[erlang-questions] is this a shell bug?

Erik Søe Sørensen <>
Tue Apr 24 22:31:23 CEST 2012


It is a consequence of the fact that the shell is interpreted; the way the
pattern-and-guard condition is evaluated is that it is interpreted (from
symbolic form) by the shell, which is a normal Erlang program. Thus the
shell can't use normal receive for two reasons: the condition is too
complex to be expressible as a fixed pattern+guard, and messages can't be
put back into the queue once accepted.
This is why the shell has to emulate 'receive' in this way.
Den 24/04/2012 21.24 skrev "Steve Vinoski" <>:

> On Mon, Apr 23, 2012 at 3:56 AM, Attila Rajmund Nohl
> <> wrote:
> > 2012/4/23 吴磊 <>:
> >> Erlang R15B01 (erts-5.9.1) [source] [64-bit] [smp:4:4]
> >> [async-threads:0] [hipe] [kernel-poll:false]
> >>
> >> Eshell V5.9.1  (abort with ^G)
> >> 1> self().
> >> <0.32.0>
> >> 2> process_flag(trap_exit, true).
> >> false
> >> 3>  spawn_link(fun() -> ok end).
> >> <0.36.0>
> >> 4> process_info(self(), messages).
> >> {messages,[{'EXIT',<0.36.0>,normal}]}
> >> 5> receive X -> X end.
> >> {'EXIT',<0.36.0>,normal}
> >> 6>  spawn_link(fun() -> ok end).
> >> <0.40.0>
> >> 7> process_info(self(), messages).
> >> {messages,[{'EXIT',<0.40.0>,normal}]}
> >> 8> receive X -> X end.
> >>
> >> shell SUSPENDING .... WHAT's happed here?
> >
> > X was already bound, so you were waiting for {'EXIT',<0.36.0>,normal},
> > but got {'EXIT',<0.40.0>,normal}
>
> That much is true, but there's something else interesting here. Look
> more carefully at the output from the second shell in the original
> message, repeated below:
>
> ^G
> User switch command
>  --> s
>  --> c
> Eshell V5.9.1  (abort with ^G)
> 1> process_info(pid(0,32,0), current_function).
> {current_function,{erl_eval,receive_clauses,6}}
> 2> process_info(pid(0,32,0), messages).
> {messages,[]}
>
> The second call to process_info shows the first shell's message queue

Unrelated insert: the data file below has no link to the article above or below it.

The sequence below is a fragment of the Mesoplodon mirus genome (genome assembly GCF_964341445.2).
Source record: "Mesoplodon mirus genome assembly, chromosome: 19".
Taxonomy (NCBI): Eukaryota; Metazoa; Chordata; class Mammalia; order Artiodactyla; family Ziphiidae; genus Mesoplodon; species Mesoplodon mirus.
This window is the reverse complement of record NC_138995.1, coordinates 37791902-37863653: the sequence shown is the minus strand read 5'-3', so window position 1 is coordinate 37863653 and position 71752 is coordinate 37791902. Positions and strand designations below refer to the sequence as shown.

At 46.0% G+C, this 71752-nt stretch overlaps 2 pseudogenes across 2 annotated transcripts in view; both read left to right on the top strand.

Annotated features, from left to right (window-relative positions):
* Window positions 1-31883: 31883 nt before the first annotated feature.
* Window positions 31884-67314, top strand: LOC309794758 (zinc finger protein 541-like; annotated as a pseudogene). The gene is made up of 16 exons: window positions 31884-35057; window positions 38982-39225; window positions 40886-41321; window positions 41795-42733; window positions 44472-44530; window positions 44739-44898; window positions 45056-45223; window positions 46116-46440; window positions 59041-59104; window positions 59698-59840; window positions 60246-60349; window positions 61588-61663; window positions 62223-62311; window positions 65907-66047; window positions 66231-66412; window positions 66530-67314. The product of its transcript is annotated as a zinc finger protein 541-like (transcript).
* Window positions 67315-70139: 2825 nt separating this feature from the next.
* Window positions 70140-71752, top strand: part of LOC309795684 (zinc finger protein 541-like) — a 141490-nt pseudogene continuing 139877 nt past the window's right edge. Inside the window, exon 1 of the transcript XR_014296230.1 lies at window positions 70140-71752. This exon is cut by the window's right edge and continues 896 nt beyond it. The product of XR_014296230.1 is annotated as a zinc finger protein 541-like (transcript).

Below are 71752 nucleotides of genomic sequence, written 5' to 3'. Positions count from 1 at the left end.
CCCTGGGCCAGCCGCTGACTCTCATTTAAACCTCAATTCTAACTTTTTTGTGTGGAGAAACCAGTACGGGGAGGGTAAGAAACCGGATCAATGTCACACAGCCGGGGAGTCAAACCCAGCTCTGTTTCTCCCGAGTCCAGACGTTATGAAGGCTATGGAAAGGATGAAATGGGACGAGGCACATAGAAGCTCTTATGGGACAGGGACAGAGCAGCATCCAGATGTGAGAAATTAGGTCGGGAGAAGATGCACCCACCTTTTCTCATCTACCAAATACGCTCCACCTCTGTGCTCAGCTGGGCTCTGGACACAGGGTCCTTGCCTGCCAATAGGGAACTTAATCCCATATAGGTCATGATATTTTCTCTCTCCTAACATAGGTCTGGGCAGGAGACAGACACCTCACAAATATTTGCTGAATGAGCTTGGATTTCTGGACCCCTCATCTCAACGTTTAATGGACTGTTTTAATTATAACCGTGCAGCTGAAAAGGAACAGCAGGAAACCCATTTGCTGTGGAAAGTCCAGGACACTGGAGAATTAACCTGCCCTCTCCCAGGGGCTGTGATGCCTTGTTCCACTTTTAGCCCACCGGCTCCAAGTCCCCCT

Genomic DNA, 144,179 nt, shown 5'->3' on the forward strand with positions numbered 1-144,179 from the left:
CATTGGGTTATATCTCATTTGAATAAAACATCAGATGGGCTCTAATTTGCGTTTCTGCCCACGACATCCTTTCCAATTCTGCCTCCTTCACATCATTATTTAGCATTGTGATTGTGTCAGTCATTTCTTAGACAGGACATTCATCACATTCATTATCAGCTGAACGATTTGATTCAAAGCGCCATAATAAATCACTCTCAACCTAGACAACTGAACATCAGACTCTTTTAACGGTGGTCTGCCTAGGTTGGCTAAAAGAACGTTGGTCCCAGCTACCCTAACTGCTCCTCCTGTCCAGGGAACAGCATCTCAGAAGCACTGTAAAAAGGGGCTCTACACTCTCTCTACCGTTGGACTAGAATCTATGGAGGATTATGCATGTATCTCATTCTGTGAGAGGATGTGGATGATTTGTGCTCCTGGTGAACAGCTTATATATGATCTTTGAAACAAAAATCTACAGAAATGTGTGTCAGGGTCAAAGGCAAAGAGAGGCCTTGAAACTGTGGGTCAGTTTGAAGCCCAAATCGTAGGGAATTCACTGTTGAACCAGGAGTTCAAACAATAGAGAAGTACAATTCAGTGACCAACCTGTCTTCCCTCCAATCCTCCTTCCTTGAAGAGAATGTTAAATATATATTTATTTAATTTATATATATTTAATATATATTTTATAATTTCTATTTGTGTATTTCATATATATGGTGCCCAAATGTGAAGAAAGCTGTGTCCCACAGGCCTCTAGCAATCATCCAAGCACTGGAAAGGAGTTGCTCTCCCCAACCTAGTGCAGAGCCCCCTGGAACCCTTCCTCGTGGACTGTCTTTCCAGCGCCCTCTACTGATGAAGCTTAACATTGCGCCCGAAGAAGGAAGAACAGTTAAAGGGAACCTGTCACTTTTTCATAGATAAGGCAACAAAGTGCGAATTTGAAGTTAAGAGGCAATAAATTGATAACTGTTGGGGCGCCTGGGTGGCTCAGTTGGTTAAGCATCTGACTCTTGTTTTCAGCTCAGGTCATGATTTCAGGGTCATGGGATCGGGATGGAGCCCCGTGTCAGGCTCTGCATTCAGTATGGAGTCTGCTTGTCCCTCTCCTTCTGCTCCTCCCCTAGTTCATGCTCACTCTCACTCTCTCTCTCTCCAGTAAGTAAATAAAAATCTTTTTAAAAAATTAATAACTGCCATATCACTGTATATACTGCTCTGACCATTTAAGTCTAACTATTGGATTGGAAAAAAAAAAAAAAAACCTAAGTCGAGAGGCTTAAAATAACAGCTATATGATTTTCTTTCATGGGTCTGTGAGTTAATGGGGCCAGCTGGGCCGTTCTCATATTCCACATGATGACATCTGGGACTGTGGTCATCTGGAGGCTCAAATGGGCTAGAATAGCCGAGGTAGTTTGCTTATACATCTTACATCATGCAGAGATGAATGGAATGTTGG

> to be empty, when in fact it isn't. Could this be the problem to which
> the original author was actually referring?
>
> Here's a variant of the same. First, set X and then spawn a new
> process, same as in the original posting:
>
> Eshell V5.9.1  (abort with ^G)
> 1> self().
> <0.31.0>
> 2> process_flag(trap_exit, true).
> false
> 3> spawn_link(fun() -> ok end).
> <0.35.0>
> 4> process_info(self(), messages).
> {messages,[{'EXIT',<0.35.0>,normal}]}
> 5> receive X -> X end.
> {'EXIT',<0.35.0>,normal}
> 6> spawn_link(fun() -> ok end).
> <0.39.0>
>
> At this point we should have an EXIT tuple in this shell's message
> queue. Next, start a new shell, and use it to verify that the first
> shell's message queue is not empty:
>
> ^G
> User switch command
>  --> s
>  --> c
> Eshell V5.9.1  (abort with ^G)
> 1> process_info(pid(0,31,0), messages).
> {messages,[{'EXIT',<0.39.0>,normal}]}
>
> Just what we expect to see. Now, get the pid of the second shell, and
> then switch back to the first shell. In the first shell, start a
> receive like in the original message, but add a 30 second timeout, and
> send a 'done' message to the second shell after the timeout:
>
> 2> self().
> <0.43.0>
>
> ^G
> User switch command
>  --> c 1
> 7> receive X -> X after 30000 -> pid(0,43,0) ! done end.
>
> Now quickly switch back to the second shell, check the first shell's
> message queue, and then wait for the 'done' message:
>
> User switch command
>  --> c 2
> 3> process_info(pid(0,31,0), messages).
> {messages,[]}
> 4> receive done -> process_info(pid(0,31,0), messages) end.
> {messages,[{'EXIT',<0.39.0>,normal}]}
>
> Check that out -- while the first shell is trying to receive X,
> examining its message queue from the second shell shows that queue to
> be empty, contrary to what we saw the first time we checked it from
> the second shell, where it held the EXIT tuple for the second spawned
> process. But after the first shell's receive times out and the second
> shell gets the 'done' message, checking the first shell's message
> queue again shows it to contain the same EXIT tuple as before.
>
> In section 8.6 of his book, Joe describes a "save queue" used during
> selective receive, and this behavior matches his description. But if
> you write a program that does the same thing, it acts differently;
> unlike the shell, you won't observe an empty message queue during a
> receive. So this behavior must be a shell thing. I don't know the
> details of why it acts this way -- chatting about it with Scott
> Fritchie, he guessed it might have something to do with the other
> messaging the shell has to do, but neither of us knows for sure. Can
> someone explain why the shell seems to use an actual "save queue"
> during a receive?
>
> --steve
> _______________________________________________
> erlang-questions mailing list
> 
> http://erlang.org/mailman/listinfo/erlang-questions
>
-------------- next part --------------
An HTML attachment was scrubbed...
URL: <http://erlang.org/pipermail/erlang-questions/attachments/20120424/af2b4b8a/attachment.html>


More information about the erlang-questions mailing list